Yankees general manager Brian Cashman at George M. Steinbrenner Field...

Yankees general manager Brian Cashman at George M. Steinbrenner Field in Tampa, Fla., on Feb. 14. Credit: Newsday/Thomas A. Ferrara


Brian Cashman can talk all he wants about refusing to overpay for pitching help. But if the past week taught the Yankees anything, it’s just how badly they need more of that precious commodity before Wednesday’s trade deadline.

And there’s not an unlimited supply.

The Yankees learned before Sunday night’s 9-6 victory over the Red Sox at Fenway Park that Marcus Stroman, one of their top targets, was headed home to New York — but to Queens rather than the Bronx in a stunning trade by the Mets.

Stroman figured to be a perfect fit for the Yankees, a ground-ball pitcher in these juiced-ball times, with an oversized ego capable of handling baseball’s brightest stage. Factor in his AL East experience, and Stroman seemed well-suited to wear pinstripes.

Now that the former Patchogue-Medford star is taking his talents to Citi Field instead, that’s one fewer available name in an already shrinking market. Maybe the Mets can’t compete with the Yankees on the field this year — the wild card remains a distant goal — but they still managed to deal their crosstown rivals a flashing-neon L by swooping in to snatch Stroman.

So if you envision Madison Bumgarner staying with the resurgent Giants and Trevor Bauer sticking around for the Indians’ playoff push, Cashman’s job suddenly got much tougher.

He still has options, such as Robbie Ray and Matthew Boyd, but we probably can scratch off Noah Syndergaard and Zack Wheeler. We’ll never say never, but the Mets don’t seem to have much of an appetite to deal with the Yankees on these two.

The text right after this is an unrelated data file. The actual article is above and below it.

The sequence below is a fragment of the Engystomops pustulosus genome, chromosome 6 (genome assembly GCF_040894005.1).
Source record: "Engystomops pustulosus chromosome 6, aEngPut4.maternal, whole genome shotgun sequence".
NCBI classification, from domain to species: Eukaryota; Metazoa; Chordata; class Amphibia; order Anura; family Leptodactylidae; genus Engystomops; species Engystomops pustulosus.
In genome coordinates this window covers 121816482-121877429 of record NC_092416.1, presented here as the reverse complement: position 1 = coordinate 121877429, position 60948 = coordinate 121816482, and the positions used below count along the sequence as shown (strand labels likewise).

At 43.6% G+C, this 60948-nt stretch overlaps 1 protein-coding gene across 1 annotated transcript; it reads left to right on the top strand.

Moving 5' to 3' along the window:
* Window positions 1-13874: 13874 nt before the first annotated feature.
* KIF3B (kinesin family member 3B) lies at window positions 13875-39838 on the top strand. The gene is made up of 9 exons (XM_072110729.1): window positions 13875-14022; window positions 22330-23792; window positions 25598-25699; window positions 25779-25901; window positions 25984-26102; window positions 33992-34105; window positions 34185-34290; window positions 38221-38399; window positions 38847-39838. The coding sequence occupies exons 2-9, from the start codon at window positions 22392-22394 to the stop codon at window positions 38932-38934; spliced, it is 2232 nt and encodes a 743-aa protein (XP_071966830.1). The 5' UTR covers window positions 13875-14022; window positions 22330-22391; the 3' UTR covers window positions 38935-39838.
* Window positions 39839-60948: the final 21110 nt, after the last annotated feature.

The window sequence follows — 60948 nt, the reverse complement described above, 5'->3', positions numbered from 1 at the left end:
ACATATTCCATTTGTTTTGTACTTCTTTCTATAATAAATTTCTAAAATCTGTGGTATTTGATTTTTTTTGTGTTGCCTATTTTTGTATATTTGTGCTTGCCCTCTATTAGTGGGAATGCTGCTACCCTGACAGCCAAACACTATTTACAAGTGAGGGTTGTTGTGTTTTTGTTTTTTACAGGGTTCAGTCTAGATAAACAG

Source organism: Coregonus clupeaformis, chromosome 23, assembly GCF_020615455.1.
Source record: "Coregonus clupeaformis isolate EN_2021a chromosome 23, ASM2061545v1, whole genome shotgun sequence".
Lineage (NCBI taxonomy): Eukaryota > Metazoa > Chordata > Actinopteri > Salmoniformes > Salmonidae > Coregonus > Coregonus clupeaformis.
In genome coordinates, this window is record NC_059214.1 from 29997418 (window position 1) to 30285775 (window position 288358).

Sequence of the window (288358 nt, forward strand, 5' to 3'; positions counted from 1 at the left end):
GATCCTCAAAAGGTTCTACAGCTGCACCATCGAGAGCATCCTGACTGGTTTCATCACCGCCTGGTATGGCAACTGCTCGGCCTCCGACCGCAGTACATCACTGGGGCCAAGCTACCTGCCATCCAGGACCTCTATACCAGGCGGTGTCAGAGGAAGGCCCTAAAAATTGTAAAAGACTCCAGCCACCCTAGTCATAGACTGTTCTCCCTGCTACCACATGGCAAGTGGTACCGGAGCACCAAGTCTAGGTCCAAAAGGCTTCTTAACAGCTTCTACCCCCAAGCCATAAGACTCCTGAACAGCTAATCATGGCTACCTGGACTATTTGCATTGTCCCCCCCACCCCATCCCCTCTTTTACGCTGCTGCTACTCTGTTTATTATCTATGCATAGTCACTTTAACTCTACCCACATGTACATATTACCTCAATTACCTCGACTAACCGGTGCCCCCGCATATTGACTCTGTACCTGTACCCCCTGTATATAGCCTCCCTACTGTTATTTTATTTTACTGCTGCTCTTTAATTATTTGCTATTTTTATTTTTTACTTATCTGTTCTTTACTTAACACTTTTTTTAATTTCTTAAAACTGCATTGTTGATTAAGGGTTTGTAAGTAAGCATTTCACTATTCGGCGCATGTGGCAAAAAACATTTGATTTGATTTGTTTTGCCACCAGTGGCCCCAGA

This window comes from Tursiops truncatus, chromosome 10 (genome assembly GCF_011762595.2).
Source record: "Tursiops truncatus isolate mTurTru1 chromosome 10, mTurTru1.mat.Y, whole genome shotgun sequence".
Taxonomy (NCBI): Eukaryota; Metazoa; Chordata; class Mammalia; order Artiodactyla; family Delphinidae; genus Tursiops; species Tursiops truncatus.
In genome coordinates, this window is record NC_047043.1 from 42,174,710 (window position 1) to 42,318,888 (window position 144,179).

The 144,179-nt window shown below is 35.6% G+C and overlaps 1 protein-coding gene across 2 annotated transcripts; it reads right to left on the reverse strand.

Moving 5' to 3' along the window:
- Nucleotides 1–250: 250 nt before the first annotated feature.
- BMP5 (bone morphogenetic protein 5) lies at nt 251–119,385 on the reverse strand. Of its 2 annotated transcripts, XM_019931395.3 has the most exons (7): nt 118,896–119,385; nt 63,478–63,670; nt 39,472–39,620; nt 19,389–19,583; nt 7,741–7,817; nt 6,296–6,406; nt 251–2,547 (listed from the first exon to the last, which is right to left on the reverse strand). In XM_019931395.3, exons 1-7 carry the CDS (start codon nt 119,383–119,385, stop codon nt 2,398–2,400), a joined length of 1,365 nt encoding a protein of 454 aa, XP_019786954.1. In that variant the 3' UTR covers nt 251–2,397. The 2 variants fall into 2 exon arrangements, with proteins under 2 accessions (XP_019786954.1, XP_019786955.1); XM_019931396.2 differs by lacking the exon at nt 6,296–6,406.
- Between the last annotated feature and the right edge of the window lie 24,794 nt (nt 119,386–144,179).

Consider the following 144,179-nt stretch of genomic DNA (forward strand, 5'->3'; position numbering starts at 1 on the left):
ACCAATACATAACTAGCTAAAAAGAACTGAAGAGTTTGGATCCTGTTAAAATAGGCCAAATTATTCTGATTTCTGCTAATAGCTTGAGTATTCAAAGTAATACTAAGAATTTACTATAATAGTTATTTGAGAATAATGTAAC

For Cashman, this prolonged search for rotation upgrades — in reality, it kicked off last winter — turned into the perfect storm leading up to the deadline. His starting staff had been an abomination, combining for a 17.67 ERA in a span of 27 innings before Domingo German

was able to momentarily quell the panic with his solid 5 1⁄3-inning stint Sunday, the Yankees’ longest outing in eight starts.  But before anyone throws a party, remember that rotation buzzkill J.A. Happ gets the ball Tuesday against the D-backs.

Also, CC Sabathia was placed on the 10-day injured list because of right knee inflammation, the chronic condition that has haunted him for years. This season was designed to be Sabathia’s farewell tour, but he already has needed one IL stint to regroup — i.e., get a few injections and rest — so having to do it again sounded ominous when Aaron Boone discussed the roster move Sunday.

This could turn out to be more of an extended break, with his effectiveness the rest of the way now in question. Sabathia declined to use his knee problems as an excuse Saturday, but Boone’s response was along the lines of “duh” when it was brought up.

“It’s possible,” Boone said. “I mean, it’s always something I think that affects him. It’s partly why he’s a different pitcher now is because the knee is a real issue for him.”

You don’t need to be an analytics guru to do the math here. Before German’s stabilizing effort, the Yankees’ rotation ERA had soared to 4.77, and now they’re down a starting pitcher.

We get that Cashman likes to maintain a hard-line negotiating stance. Standing pat, however, is not a viable strategy with this starting staff. Not only is Sabathia gone, but the only thing keeping Happ (5.23 ERA) in the rotation is $34 million — and the lack of a replacement.

Cashman didn’t make many mistakes in putting together this first-place team, but Happ is shaping up to be the biggest. The challenge now is finding a way to mitigate the error, and that’s not going to be so easy.

The Mets surrendered two of their best pitching prospects to acquire Stroman — Anthony Kay and Simeon Woods Richardson. Cashman reportedly did not want to part with his own top prospect arm, Deivi Garcia, to get Stroman, and that apparently opened the door for the Mets.

The prices are only going to go up from here. That we’re fairly certain of.

As for what the Yankees will accomplish by the deadline?

“That’s the great unknown,” Boone said.

It better start coming into focus. Fast.

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